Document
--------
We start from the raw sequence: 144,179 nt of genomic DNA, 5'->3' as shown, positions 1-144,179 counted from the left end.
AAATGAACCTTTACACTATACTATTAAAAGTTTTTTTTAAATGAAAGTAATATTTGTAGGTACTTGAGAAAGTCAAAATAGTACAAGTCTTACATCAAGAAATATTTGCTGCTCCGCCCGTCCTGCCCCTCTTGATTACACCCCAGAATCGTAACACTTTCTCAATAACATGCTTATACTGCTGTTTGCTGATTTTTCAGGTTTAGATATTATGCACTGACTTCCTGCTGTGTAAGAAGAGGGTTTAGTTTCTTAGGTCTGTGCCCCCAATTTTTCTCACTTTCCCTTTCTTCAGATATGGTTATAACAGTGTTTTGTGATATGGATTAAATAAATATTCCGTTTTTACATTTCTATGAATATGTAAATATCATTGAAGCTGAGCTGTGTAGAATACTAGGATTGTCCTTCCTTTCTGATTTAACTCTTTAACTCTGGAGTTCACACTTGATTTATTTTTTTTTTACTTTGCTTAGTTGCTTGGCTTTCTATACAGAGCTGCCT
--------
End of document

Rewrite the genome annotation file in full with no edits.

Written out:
We start from the raw sequence: 144,179 nt of genomic DNA, 5'->3' as shown, positions 1-144,179 counted from the left end.
AAATGAACCTTTACACTATACTATTAAAAGTTTTTTTTAAATGAAAGTAATATTTGTAGGTACTTGAGAAAGTCAAAATAGTACAAGTCTTACATCAAGAAATATTTGCTGCTCCGCCCGTCCTGCCCCTCTTGATTACACCCCAGAATCGTAACACTTTCTCAATAACATGCTTATACTGCTGTTTGCTGATTTTTCAGGTTTAGATATTATGCACTGACTTCCTGCTGTGTAAGAAGAGGGTTTAGTTTCTTAGGTCTGTGCCCCCAATTTTTCTCACTTTCCCTTTCTTCAGATATGGTTATAACAGTGTTTTGTGATATGGATTAAATAAATATTCCGTTTTTACATTTCTATGAATATGTAAATATCATTGAAGCTGAGCTGTGTAGAATACTAGGATTGTCCTTCCTTTCTGATTTAACTCTTTAACTCTGGAGTTCACACTTGATTTATTTTTTTTTTACTTTGCTTAGTTGCTTGGCTTTCTATACAGAGCTGCCT